A police union for the U.S. Park Police will not be releasing the name of the officer involved in an attack on an Australian TV crew that was reporting on the D.C. protests on Monday.
The incident was caught on camera and broadcast live on air on the Australian show “Sunrise.”
Kenneth Spencer, chairman of The Fraternal Order of Police United States Park Police Labor Committee, said in a statement that the union will not identify the officer due to the pending investigation of U.S. Park Police and “Privacy Act issues.”
Two U.S. Park Police officers have been assigned administrative duties while an investigation is conducted on what happened.
Spencer also said U.S. Park Police can be contacted regarding the supervisor involved because the union does not represent sergeants.
Spencer said reporter Amelia Brace and cameraman Tim Myers were in a “very dangerous area in the middle of violent protesters” that were being cleared from Lafayette Park. U.S. Park Police said in a statement that protesters threw projectiles around 6:30 p.m. Monday.
The Australian crew “may have fallen,” and that because of the loud noise and the “lack of readily identifiable journalist markings,” Brace and Myers were not “readily indistinguishable from violent protesters,” Spencer said.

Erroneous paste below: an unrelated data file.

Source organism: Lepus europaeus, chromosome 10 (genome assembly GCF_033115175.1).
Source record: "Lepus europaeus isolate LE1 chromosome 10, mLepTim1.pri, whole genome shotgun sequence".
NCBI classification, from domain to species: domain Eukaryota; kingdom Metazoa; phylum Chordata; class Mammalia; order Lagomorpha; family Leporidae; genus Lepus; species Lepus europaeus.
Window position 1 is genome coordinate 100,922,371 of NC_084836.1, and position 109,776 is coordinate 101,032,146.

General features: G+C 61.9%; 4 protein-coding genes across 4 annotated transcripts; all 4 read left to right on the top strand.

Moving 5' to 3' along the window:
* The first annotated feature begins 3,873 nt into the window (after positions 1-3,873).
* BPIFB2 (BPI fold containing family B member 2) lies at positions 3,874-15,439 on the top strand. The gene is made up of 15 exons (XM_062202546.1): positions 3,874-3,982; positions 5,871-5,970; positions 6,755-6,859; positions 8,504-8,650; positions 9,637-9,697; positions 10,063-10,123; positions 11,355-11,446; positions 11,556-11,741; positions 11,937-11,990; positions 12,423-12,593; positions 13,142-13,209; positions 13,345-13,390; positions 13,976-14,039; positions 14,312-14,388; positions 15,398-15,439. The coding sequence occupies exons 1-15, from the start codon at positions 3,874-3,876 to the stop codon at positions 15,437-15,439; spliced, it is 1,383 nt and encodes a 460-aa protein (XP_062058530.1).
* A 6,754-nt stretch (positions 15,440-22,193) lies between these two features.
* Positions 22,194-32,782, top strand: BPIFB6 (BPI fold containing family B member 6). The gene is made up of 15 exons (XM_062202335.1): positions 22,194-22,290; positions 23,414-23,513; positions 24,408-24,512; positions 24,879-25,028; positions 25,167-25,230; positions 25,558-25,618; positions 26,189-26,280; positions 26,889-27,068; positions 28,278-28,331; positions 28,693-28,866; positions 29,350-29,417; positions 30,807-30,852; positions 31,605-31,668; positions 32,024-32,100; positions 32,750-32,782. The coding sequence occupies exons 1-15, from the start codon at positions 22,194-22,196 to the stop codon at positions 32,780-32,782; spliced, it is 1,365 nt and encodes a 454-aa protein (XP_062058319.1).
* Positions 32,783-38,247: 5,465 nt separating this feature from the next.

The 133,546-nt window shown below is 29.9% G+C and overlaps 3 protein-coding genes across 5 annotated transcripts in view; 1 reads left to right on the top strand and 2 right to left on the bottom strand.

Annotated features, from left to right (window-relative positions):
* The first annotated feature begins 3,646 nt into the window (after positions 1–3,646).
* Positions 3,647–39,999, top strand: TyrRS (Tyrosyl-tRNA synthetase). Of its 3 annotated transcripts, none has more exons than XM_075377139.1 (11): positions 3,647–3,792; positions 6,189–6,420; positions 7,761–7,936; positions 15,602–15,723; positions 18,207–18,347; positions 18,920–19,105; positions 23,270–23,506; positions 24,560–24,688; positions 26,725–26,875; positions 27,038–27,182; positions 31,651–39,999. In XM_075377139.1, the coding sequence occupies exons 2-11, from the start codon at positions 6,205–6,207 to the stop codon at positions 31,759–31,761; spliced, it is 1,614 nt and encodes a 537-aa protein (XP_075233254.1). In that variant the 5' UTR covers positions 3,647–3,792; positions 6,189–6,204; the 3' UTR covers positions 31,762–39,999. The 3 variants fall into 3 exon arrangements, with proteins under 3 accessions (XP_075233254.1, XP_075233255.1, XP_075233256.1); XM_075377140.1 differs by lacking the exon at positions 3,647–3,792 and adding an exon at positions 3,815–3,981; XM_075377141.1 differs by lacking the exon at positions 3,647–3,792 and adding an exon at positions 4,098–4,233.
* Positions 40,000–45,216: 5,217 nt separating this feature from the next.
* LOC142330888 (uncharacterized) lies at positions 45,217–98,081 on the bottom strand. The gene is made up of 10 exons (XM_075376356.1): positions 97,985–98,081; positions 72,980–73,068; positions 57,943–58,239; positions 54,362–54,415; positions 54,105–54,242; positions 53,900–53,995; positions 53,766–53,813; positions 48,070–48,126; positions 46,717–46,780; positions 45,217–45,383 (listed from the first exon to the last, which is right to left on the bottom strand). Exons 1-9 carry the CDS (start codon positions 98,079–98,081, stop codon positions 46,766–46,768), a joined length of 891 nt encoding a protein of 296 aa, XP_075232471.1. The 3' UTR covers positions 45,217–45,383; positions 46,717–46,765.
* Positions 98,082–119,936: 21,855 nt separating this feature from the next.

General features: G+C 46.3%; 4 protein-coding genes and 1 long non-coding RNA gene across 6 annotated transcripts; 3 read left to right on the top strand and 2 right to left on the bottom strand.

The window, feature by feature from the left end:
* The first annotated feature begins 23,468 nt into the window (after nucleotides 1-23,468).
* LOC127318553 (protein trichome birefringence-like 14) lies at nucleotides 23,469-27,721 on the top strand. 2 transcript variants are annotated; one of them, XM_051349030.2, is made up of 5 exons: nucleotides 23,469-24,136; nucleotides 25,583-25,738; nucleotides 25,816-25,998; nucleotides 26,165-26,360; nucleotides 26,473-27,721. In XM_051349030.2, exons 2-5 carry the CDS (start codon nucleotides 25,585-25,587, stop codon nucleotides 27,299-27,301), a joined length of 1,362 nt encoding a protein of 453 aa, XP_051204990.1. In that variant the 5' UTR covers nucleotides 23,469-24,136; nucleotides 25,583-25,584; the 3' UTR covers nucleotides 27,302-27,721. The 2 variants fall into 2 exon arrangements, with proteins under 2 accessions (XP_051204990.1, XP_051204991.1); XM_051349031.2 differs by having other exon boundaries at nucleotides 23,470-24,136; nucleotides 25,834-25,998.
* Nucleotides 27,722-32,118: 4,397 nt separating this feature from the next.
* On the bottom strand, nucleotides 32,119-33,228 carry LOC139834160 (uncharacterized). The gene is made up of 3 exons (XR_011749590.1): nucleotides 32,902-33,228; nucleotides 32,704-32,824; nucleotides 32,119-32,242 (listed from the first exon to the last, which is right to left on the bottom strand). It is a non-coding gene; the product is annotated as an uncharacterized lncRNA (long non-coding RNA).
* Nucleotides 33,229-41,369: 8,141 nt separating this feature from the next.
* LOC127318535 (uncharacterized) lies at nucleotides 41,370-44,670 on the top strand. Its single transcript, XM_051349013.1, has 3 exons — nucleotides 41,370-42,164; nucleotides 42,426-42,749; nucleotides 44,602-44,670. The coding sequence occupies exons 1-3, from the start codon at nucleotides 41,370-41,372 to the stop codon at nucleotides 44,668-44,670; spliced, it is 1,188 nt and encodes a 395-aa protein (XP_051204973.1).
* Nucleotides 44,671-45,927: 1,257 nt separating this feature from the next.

“We wish the Australian reporting team well and simply wish that the circumstances of their visit had been better,” Spencer said.
The Arlington County Board in Virginia withdrew its officers later that night, saying that they were used for a “purpose not worthy of our mutual aid obligations.”
Arlington County police joined a team of federal law enforcers using chemical agents and flash bangs to forcibly remove a large group of peaceful protesters from Lafayette Park, clearing a path for President Donald Trump to walk over from the White House — following a briefing vowing to crack down on protesters — and to St. John’s Church, which had been damaged in earlier protests, The Associated Press reported.
Trump then posed with a Bible for a few minutes.
On Tuesday, D.C. Mayor Muriel Bowser expressed criticism of the use of force to clear protesters under such circumstances.
“From what I could see, just like you all could see, I didn’t see any provocation that would warrant the deployment of munitions, and especially for the purpose of moving the president across the street,” Bowser said.
Spencer said that at least 51 members of the U.S. Park Police were hurt and five hospitalized during the protests over the killing of George Floyd in Minneapolis. Floyd died while he was being taken into police custody.
“All labor unions in the United States have a duty to defend their members,” Spencer said. “Our union will be doing the same in this matter.”